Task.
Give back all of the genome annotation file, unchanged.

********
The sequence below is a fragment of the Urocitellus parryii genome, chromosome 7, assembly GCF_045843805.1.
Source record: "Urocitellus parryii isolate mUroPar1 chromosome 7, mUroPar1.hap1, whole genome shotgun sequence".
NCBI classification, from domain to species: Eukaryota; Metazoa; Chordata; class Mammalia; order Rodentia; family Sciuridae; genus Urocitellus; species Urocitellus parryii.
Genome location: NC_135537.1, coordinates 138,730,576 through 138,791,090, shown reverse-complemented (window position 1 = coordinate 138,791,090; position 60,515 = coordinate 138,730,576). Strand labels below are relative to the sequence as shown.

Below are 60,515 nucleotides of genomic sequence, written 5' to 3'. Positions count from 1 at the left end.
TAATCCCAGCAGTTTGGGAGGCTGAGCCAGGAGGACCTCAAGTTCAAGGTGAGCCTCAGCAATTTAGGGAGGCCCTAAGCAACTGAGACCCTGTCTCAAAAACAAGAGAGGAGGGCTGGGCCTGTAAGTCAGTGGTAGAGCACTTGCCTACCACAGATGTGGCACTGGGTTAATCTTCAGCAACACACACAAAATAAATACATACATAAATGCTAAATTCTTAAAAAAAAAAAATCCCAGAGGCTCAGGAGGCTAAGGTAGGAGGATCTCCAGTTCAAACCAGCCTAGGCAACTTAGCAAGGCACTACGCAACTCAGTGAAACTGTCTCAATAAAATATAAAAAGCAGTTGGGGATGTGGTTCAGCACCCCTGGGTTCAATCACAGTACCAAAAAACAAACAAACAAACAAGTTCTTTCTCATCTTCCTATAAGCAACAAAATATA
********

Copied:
The sequence below is a fragment of the Urocitellus parryii genome, chromosome 7, assembly GCF_045843805.1.
Source record: "Urocitellus parryii isolate mUroPar1 chromosome 7, mUroPar1.hap1, whole genome shotgun sequence".
NCBI classification, from domain to species: Eukaryota; Metazoa; Chordata; class Mammalia; order Rodentia; family Sciuridae; genus Urocitellus; species Urocitellus parryii.
Genome location: NC_135537.1, coordinates 138,730,576 through 138,791,090, shown reverse-complemented (window position 1 = coordinate 138,791,090; position 60,515 = coordinate 138,730,576). Strand labels below are relative to the sequence as shown.

Below are 60,515 nucleotides of genomic sequence, written 5' to 3'. Positions count from 1 at the left end.
TAATCCCAGCAGTTTGGGAGGCTGAGCCAGGAGGACCTCAAGTTCAAGGTGAGCCTCAGCAATTTAGGGAGGCCCTAAGCAACTGAGACCCTGTCTCAAAAACAAGAGAGGAGGGCTGGGCCTGTAAGTCAGTGGTAGAGCACTTGCCTACCACAGATGTGGCACTGGGTTAATCTTCAGCAACACACACAAAATAAATACATACATAAATGCTAAATTCTTAAAAAAAAAAAATCCCAGAGGCTCAGGAGGCTAAGGTAGGAGGATCTCCAGTTCAAACCAGCCTAGGCAACTTAGCAAGGCACTACGCAACTCAGTGAAACTGTCTCAATAAAATATAAAAAGCAGTTGGGGATGTGGTTCAGCACCCCTGGGTTCAATCACAGTACCAAAAAACAAACAAACAAACAAGTTCTTTCTCATCTTCCTATAAGCAACAAAATATA